Bacevich on the Betrayal of U.S. Soldiers
by Jack Stuart August 6, 2014
Review of Andrew J. Bacevich, Breach of Trust: How Americans Failed Their Soldiers and Their Country. New York, Metropolitan Books, 2013. 238 pages. Endnotes. Hardcover $26. Paperback $16. Kindle $11.04
Although Andrew Bacevich had already published by 2003 two major critiques of what he was comfortable referring to as “The American Empire,” it was in 2008 that he managed to distinguish himself still further. While supporting Barack Obama for president as a lesser evil to John McCain, whose expansionist polices he regarded as hopeless from his own, self-proclaimed conservative point of view, he took exception to Obama’s claim that the U.S. armed forces were too small. As Bacevich saw it, the problem was that the foreign policy was too large. Nothing has happened since to change his mind and Bacevich has emerged as one of the most vehement opponents of neoconservative, globalist foreign policies, whether put forward by Republicans or Democrats alike. While Madeleine Albright, the Clintons, and many others have identified the U.S. as the one “indispensible nation,” Bacevich has in effect cried out, stop this world, I want to get off.
Bacevich has regularly identified himself as a conservative, a Republican and even a believer in original sin as well as having had a long career in the military, having fought in Vietnam and the First Gulf War and retired at the rank of colonel (and having lost his son in the war in Iraq). Not the usual story of someone to be put in a place of honor among the readers of New Politics. But don’t let any of his personal details put you off, go and read the books and catch him on TV and YouTube.
A major issue for Bacevich is the elimination of the draft, which he calls “Dick’s Trick.” [A]lthough Nixon had run for the presidency, vowing to end the Vietnam War, eliminating the draft permitted him instead to prolong it.” Furthermore, Bacevich argues that it caused the antiwar movement to lose steam and ultimately to induce public apathy toward war, creating in his view a form of “civic decay.” “The conversion of military service from collective obligation to personal preference [became] irrevocable.” Although there have been calls for a broadly constructed “national service,” from which the military would be drawn, sometimes even from liberals, this part of Bacevich’s inclination is sure to stimulate a great deal of debate.
Since the end of the Cold War there has not been the “peace dividend” that some had hoped for, but instead the advocates of the extension of American power have been “searching for dragons to slay.” Iraq became the poster child for the new category of “rogue states.” Where formerly the byword was containment, viewed as a negative aim, it was now to be replaced by a positive aim, “to promote democracy, regionally stability, and economic prosperity,” as one of the acolytes of the projection of American power promised. Consequently the slogan to “support our troops” becomes dominant and the public is discouraged from asking what purpose the troops might actually be serving and encouraged to remain passive.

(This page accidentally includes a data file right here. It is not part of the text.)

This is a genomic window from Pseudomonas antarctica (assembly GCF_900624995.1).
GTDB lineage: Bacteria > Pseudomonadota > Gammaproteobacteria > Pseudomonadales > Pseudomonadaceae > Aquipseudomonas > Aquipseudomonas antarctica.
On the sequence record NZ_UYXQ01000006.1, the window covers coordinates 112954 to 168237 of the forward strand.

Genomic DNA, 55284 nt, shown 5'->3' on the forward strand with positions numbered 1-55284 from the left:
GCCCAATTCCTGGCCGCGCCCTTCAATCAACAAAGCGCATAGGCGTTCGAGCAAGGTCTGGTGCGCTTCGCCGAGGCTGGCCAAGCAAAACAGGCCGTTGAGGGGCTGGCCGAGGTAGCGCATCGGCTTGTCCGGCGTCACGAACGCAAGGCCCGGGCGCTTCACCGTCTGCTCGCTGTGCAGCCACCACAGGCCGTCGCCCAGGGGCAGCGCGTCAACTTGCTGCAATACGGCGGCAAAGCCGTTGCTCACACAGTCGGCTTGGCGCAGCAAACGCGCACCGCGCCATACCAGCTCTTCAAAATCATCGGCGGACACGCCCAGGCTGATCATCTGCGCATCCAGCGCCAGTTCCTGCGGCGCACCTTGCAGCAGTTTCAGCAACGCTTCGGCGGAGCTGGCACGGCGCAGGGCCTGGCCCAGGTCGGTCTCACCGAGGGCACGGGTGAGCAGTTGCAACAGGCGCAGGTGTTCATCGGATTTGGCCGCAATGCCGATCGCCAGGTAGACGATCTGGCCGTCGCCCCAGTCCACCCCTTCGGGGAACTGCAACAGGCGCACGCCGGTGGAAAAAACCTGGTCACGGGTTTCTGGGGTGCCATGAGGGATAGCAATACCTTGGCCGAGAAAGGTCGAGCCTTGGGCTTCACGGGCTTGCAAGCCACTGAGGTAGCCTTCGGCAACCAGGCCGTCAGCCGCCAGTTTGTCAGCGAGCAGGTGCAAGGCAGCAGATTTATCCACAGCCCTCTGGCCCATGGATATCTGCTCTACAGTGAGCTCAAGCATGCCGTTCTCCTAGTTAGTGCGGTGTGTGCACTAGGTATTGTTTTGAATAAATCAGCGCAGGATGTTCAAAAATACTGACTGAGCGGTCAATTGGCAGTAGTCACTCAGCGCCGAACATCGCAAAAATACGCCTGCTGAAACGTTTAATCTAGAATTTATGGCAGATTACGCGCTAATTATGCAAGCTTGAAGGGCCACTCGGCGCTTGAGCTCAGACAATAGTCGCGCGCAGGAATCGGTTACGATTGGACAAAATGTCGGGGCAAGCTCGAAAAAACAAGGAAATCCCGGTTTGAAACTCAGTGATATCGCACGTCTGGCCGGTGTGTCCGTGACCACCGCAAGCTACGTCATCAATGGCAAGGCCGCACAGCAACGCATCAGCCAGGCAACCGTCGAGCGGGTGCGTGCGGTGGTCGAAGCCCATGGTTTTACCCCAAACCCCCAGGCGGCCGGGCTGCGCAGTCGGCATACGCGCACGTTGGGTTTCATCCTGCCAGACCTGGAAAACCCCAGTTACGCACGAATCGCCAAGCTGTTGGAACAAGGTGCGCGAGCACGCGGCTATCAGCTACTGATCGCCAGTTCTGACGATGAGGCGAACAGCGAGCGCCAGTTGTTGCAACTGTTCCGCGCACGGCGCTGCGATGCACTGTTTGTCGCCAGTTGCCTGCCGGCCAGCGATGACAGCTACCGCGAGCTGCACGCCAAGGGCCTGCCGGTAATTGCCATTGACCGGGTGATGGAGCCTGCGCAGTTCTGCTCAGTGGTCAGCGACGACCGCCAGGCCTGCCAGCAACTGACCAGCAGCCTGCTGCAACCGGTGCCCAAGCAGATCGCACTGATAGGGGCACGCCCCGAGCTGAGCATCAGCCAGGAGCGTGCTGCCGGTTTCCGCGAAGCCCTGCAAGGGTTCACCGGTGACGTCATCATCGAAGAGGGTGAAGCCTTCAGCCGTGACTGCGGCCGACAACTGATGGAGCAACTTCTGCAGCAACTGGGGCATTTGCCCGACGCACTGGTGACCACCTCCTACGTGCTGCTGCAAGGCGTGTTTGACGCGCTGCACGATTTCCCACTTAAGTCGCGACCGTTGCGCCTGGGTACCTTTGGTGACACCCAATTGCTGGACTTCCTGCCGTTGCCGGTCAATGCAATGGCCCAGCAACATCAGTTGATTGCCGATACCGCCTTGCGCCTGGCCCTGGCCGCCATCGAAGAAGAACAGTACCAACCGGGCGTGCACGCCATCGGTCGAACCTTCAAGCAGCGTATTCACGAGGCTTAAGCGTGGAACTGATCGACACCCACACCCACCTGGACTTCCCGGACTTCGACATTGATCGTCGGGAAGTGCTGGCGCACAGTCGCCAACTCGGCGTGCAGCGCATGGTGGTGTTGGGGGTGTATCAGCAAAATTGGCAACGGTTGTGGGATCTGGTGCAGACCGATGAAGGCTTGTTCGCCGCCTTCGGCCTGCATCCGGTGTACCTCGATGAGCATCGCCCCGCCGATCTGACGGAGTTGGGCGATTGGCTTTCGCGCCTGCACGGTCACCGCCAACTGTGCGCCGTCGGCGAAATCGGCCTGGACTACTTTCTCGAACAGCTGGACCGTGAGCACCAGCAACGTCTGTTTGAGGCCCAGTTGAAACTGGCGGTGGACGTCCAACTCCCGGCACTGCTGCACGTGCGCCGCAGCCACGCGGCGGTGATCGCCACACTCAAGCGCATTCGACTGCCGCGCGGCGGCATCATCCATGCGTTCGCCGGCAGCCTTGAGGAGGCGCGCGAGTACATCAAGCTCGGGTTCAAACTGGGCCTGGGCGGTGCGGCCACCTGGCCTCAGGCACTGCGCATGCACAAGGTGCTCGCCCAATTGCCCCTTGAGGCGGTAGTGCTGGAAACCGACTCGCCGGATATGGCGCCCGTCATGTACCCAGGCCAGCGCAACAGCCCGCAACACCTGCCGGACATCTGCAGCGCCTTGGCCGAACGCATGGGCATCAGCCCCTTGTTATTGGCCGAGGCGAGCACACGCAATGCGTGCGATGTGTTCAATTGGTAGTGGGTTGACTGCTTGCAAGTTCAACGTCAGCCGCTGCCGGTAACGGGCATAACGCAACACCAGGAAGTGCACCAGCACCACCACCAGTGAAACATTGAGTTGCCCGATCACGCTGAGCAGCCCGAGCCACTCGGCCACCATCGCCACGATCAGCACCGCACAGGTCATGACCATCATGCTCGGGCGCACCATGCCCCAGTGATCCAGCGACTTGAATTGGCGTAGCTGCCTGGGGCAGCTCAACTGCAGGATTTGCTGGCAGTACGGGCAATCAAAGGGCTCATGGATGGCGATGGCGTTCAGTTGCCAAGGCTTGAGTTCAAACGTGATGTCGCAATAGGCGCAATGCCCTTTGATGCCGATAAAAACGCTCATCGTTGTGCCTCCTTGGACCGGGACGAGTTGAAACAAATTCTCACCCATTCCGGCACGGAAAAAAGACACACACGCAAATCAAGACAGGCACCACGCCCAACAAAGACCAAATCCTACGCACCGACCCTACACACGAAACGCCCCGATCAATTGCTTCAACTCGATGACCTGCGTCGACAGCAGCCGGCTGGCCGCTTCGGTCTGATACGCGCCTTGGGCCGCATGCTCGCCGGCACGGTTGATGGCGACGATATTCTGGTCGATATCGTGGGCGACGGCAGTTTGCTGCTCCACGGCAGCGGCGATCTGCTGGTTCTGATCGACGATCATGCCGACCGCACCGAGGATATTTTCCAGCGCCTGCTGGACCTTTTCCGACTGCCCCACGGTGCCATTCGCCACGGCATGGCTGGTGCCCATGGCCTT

After the conclusion of the Cold War the ideological foundation for globalism was momentarily absent but it came roaring back after 9/11 with the focus on terrorism, Islamism, or some variation thereof. America “is still out there doing God’s work.” Despite the denials that the U.S. is functionally an empire, Bacevich sees “global leadership” as an attempt to emulate such efforts as those in past years of Rome or Great Britain, merely hiding behind the cover of being Albrght’s indispensible nation or Hillary Clinton’s already announced desire to restore the U.S. to its proper leadership role in the world.
Bacevich seizes upon General George Marshall as the kind of leader to bring the country back to limiting its military to what is sufficient to protect itself and “its most important interests.” But there’s the rub, because it’s not that hard to transform this into the quest for “national security” which is already built into the name of its leading practitioner, the NSA. Thus the enshrinement of preventive war or a “kill list” that allows the president to order the long distance assassination of purported enemies of the U.S., even including its own citizens. The net result of all of this is that: “A people once profoundly suspicious of militarism tacitly embrace military power as a central element of national identity.” He argues that both neoliberals and neoconservatives are “committed to maintaining world-dominant military capabilities.”
Bacevich quotes historian Charles Beard in 1939 that “America is not to be Rome or Britain,” and comments that this has a quaint sound to it. “Global leadership” is exactly what the power advocates aspire to and what the notion of American exceptionalism has brought us to. “Support our troops” as a dominant slogan helps maintain a level of public passivity that can most likely bring us to rack and ruin. In his series of related books Bacevich has issued a clarion call for the American people to get involved and reject the dominant strain of foreign policy before it is too late. It is important that there are conservatives speaking out along with the left.
Jack Stuart is retired from teaching at Cal State Long Beach and lives in Minneapolis.